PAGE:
One morning in 1960, I opened the door of the sculpture studio at the University of Michigan, looked in, and was stunned. What I saw was a group of art students working intensely on plaster sculptures, critiquing each other’s efforts and totally absorbed by the process. I found myself, in that moment, witnessing an activity I had never seen before—and I was immediately drawn into it. Having grown up in Escanaba, Michigan, a small Upper Peninsula town, my schooling was limited and the idea that sculptures were actually made by sculptors was a revelation! And it wasn’t until I was a young adult that I first saw what could be found in museums and metropolitan parks.
Of course during my magical epiphany in Ann Arbor over a half century ago, it was not clear to me that visual art would become my creative world and sculpture would be my chosen field, but I was aware that something significant was happening to me. Since then I have, as a sculptor, been hoping to touch people with the primal shapes that live in my imagination and my memory.
Sometimes the forms I create are representational, sometimes abstract. Always my motive is to make a solid shape of emotional consequence, and to give that shape context, interest, possibility and power. As my sculpture has evolved over time I have been working to simplify and purify, peeling away the unnecessary until I expose the core, the raison d’etre.
In 2018 I was commissioned by the State of Vermont to make a bronze sculpture for the Vermont Veterans Cemetery in Randolph. The cemetery is nestled in a beautiful stretch of quiet slopes surrounded by green mountains, a place for both sadness and hope. I chose to create a life-sized horse grieving the fallen warrior who was once its comrade. A white quartz grave marker acknowledges the relationship of the piece with the hundreds of others commemorated in the cemetery. The veterans call the horse “Honor.”
What I wanted was a shape that would convey steadfastness and grief—seen from a distance or up close. My strategy, as it is for all of my work, was to refine the shape so that it exists as a pure object in space.
For the last twenty years I have been finding inspiration in the fields and forest that surround the Vermont home I share with my partner, Tony Keller.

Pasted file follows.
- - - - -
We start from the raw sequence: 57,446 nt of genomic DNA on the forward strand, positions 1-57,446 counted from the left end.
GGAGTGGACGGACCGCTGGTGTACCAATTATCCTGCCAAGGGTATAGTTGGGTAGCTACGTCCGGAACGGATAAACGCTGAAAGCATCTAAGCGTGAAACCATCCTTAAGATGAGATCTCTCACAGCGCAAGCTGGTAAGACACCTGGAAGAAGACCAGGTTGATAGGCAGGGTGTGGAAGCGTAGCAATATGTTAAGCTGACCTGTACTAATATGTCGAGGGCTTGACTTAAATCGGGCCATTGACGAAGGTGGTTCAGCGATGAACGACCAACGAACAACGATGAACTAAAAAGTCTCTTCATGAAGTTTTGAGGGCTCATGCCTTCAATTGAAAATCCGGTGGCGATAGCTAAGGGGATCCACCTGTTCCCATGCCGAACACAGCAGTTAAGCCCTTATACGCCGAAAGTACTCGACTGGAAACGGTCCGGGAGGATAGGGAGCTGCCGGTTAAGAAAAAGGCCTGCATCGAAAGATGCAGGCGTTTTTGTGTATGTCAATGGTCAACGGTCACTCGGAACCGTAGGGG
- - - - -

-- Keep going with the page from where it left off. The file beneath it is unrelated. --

In the greenhouse adjacent to my studio I have tended and observed various species of plants, many started from seeds I gathered. I enjoy propagating plants, enjoy shaping abstract flowers like “Promise”( 2011), a large (88” x 36” x 35”) bronze flower.
Anthropopathism was not my objective, but I can’t help seeing the vertical stance of the sculpture with its chest thrust out in pride and a head held joyfully high. I think it’s delighted to exist. Perhaps seeing the sculpture helps the viewer smile inside.
This attention to simplification was present when I made “Guardian ” (2017), a monumental abstract Travertine stone piece in Suzhou, China. The location, a tranquil lakeside outlook with a city of over six million people visible across the water presented me with an opportunity to express my own feelings about the human condition. There is an intended ambiguity in the apparent calm of the sculpture and its environmental context. The large open oval—the guardian—is gently sheltering an exposed and much smaller form placed within. Who, really, are our guardians? Ultimately can we expect their protection? Are we all children who can be whisked away at any time? Although seemingly peaceful in shape, vulnerability is at the core of this sculpture.
I use abstract flower shapes as vehicles to get to the heart of the viewer. The work of Lachaise, Nadelman, Marino Marini, Brancusi, and the traditional Inuit carvers have influenced my search.
My paintings are a counterpoint to the three-dimensional work, using color and texture to create inner landscapes. Often I work on sculpture and painting projects simultaneously.